routines are required - one for balance and one for dynamic. Once
you get to the optional levels of 10, and elite, three routines are
required - one for balance, one for dynamic, and one combined
TeamGym originated in Scandinavia, and as a major gymnastics event
has been popular for 20 years. A team in this sport can have from 6
to 12 members, either all male, all female or a mixed squad. The
team shows three disciplines, Trampette, Tumbling and Floor. All
events require strong technical, acrobatic and teamwork skills.
Team Gym is popular as a spectator sport.
- Floor Programme: All members of the Team take part here. It is
a mixture of Dance, flexibility and skill. The routine has to be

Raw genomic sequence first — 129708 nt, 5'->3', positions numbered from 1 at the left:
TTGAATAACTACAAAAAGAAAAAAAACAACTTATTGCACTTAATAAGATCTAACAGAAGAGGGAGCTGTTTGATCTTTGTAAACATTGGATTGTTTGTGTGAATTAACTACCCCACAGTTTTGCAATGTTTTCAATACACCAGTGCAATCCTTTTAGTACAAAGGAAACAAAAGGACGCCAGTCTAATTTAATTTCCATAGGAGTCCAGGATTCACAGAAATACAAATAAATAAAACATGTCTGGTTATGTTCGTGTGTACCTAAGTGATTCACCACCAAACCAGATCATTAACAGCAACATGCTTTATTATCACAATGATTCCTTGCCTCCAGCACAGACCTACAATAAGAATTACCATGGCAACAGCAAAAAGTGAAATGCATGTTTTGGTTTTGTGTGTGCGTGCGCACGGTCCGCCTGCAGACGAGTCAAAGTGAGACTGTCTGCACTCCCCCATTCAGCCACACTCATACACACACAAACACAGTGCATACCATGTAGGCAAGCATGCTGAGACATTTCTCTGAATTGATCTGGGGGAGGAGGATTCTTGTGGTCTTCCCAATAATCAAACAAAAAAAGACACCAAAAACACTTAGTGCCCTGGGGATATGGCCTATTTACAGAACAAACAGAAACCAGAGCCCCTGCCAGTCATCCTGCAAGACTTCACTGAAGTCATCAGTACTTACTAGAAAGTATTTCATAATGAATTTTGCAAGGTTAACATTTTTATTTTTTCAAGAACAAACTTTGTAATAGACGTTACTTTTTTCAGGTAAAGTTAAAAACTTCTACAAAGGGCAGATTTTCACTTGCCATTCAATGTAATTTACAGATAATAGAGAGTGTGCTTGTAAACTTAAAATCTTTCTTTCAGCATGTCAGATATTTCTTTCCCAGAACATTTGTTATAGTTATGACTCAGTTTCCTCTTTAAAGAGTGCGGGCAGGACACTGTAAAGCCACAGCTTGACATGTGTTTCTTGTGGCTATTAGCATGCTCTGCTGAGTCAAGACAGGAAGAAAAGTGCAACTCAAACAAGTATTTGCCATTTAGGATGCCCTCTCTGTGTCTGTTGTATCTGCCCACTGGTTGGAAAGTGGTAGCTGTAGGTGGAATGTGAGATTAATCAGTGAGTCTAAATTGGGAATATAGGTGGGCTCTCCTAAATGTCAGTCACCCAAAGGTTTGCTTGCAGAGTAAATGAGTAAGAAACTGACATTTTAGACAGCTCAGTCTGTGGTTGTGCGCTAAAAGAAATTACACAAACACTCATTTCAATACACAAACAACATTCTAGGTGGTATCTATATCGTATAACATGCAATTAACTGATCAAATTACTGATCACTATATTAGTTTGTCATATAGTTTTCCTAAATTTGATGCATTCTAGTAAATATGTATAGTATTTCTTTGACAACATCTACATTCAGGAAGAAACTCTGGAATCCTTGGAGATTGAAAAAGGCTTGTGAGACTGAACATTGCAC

skillfully choreographed and the judges look out for changes in
shape. There needs to be at least two spins, two balances and two
section elements. These section elememts are bodywaves for women's
teams, power elements for mens' teams and lifts for mixed teams.
Floor routines are performed to music.
- Trampette: Here a trampette is used.
There are two components of this; Vault and the Trampette on its
own. There has to be three runs in total. At least one of these
runs has to be a vault run. Another run has to include all the
gymnasts doing the same move. This is generally the first run. This
is also performed to music.
- Tumbling: Again, here there are three
runs (rounds) involved. One of which has to include all six
gymnasts doing a forwards series. Another run also has to include
the gymnasts completing the same move. Each series must have at
least three different acrobatic elements.